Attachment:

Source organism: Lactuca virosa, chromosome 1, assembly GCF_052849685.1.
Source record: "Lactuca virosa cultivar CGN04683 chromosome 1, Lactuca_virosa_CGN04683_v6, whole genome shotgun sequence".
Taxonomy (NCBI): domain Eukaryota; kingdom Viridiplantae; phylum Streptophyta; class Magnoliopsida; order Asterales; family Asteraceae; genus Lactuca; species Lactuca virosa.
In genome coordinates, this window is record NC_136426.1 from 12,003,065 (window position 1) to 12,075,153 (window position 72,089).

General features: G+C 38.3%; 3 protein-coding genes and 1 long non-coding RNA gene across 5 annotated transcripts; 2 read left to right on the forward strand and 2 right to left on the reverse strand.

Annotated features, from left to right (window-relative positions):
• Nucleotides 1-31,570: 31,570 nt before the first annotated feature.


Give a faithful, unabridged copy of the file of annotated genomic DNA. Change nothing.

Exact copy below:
Source organism: Lactuca virosa, chromosome 1, assembly GCF_052849685.1.
Source record: "Lactuca virosa cultivar CGN04683 chromosome 1, Lactuca_virosa_CGN04683_v6, whole genome shotgun sequence".
Taxonomy (NCBI): domain Eukaryota; kingdom Viridiplantae; phylum Streptophyta; class Magnoliopsida; order Asterales; family Asteraceae; genus Lactuca; species Lactuca virosa.
In genome coordinates, this window is record NC_136426.1 from 12,003,065 (window position 1) to 12,075,153 (window position 72,089).

General features: G+C 38.3%; 3 protein-coding genes and 1 long non-coding RNA gene across 5 annotated transcripts; 2 read left to right on the forward strand and 2 right to left on the reverse strand.

Annotated features, from left to right (window-relative positions):
• Nucleotides 1-31,570: 31,570 nt before the first annotated feature.